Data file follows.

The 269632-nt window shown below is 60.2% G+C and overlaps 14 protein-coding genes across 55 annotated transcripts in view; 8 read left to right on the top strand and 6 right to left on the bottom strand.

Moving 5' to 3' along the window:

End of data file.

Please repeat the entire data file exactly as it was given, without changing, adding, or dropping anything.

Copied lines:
The 269632-nt window shown below is 60.2% G+C and overlaps 14 protein-coding genes across 55 annotated transcripts in view; 8 read left to right on the top strand and 6 right to left on the bottom strand.

Moving 5' to 3' along the window: